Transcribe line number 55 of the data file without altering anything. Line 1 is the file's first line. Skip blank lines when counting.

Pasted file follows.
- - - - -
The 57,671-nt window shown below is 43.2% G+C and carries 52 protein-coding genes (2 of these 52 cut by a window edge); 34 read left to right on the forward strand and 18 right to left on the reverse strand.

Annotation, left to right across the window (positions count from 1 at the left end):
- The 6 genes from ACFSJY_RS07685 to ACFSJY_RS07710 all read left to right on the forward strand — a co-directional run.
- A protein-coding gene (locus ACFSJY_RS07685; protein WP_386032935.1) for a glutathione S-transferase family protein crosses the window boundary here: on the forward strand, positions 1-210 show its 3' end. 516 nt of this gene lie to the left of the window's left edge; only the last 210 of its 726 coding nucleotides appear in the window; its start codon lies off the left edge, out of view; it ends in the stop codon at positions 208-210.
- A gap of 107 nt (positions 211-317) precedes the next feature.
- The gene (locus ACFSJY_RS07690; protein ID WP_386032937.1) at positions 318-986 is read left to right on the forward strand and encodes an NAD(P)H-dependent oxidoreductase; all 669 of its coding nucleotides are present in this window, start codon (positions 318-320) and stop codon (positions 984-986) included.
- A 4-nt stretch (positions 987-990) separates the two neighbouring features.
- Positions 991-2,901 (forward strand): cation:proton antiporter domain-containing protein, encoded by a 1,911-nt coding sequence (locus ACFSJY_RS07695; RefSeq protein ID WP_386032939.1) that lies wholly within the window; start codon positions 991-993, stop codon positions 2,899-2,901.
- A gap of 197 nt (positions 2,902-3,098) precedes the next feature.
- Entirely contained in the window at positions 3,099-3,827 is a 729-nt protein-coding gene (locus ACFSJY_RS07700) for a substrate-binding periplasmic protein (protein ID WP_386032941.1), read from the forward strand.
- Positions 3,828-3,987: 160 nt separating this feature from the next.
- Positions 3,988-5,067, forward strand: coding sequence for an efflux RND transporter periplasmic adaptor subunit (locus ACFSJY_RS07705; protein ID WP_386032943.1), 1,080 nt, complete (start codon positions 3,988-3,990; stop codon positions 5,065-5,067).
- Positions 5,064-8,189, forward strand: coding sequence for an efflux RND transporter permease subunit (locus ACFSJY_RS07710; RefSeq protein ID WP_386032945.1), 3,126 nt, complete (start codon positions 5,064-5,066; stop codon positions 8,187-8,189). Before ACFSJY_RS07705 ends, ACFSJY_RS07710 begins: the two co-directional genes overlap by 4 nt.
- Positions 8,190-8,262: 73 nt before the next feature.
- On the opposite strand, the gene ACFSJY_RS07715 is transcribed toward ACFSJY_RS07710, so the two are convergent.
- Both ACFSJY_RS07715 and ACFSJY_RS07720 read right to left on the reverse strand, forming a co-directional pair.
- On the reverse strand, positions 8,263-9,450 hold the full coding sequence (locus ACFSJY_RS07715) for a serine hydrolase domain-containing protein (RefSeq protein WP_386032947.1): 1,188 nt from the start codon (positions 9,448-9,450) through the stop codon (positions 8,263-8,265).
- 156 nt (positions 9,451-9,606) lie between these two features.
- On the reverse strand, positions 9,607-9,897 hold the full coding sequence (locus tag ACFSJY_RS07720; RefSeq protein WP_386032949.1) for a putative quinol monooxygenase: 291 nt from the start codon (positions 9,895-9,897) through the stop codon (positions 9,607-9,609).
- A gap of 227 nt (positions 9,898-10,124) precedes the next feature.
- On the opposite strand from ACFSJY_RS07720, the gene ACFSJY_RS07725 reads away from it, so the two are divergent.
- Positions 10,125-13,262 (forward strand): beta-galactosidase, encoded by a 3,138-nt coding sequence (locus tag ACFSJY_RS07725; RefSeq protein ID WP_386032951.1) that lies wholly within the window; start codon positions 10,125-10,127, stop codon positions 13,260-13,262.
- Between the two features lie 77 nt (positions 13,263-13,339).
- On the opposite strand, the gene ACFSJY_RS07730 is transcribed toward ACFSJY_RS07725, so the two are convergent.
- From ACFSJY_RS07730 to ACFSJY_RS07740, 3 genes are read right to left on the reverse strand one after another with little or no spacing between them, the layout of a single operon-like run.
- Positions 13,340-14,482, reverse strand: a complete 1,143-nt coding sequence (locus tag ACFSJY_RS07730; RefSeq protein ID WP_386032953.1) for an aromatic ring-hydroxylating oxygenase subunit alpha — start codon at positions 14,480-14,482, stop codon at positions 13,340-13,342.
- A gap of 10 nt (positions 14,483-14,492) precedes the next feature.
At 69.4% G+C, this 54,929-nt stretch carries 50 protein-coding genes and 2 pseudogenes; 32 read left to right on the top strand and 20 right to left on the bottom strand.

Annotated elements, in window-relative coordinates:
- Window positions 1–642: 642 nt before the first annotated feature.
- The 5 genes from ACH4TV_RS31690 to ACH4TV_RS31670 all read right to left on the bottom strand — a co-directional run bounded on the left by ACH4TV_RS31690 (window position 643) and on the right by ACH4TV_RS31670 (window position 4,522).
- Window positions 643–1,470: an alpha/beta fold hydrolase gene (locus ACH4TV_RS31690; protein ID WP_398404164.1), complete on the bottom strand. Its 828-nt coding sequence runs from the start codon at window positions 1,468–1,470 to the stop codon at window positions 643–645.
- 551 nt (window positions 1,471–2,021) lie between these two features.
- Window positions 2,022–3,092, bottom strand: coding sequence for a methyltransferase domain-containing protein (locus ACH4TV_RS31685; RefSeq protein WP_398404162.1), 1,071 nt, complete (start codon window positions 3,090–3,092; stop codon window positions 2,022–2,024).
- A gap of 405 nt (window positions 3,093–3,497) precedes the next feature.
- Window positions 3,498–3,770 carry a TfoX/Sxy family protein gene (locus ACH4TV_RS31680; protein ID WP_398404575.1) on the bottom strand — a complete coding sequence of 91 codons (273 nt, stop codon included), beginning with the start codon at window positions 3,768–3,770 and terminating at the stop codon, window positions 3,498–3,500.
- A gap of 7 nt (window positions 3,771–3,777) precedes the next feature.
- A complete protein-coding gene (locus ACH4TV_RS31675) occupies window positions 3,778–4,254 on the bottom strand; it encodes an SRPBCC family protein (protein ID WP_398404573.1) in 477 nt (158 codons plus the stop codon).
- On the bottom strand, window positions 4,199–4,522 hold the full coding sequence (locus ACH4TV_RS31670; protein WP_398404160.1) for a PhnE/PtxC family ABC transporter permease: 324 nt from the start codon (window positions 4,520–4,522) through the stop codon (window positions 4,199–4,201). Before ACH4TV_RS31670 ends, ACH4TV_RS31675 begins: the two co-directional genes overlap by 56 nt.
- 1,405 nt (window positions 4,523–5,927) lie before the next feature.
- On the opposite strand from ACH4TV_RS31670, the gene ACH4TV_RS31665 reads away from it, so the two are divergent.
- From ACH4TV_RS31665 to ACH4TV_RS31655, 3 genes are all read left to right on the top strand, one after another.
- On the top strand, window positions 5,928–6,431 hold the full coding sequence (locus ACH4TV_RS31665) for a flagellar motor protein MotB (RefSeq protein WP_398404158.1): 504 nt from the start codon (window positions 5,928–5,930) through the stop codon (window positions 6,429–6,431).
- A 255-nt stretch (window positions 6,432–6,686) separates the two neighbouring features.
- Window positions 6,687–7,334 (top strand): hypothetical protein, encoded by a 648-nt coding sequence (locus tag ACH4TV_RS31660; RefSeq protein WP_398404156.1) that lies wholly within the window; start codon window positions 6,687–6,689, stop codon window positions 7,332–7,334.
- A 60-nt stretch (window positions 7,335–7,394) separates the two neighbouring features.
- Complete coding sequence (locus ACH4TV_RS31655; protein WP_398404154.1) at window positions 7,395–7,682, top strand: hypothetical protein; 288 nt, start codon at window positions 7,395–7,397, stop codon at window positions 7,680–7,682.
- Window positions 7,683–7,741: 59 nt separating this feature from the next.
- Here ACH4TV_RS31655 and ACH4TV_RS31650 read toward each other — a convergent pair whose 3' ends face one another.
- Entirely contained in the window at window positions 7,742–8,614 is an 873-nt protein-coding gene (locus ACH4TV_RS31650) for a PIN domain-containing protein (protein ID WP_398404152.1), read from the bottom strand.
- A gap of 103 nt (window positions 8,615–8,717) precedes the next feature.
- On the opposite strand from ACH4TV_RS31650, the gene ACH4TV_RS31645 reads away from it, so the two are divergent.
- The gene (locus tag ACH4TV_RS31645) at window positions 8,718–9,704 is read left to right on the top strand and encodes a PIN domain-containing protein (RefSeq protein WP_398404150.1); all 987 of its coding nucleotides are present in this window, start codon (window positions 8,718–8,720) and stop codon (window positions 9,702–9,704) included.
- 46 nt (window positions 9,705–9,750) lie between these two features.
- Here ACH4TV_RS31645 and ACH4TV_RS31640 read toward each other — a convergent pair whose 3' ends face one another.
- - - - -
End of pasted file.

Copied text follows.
- Here ACH4TV_RS31645 and ACH4TV_RS31640 read toward each other — a convergent pair whose 3' ends face one another.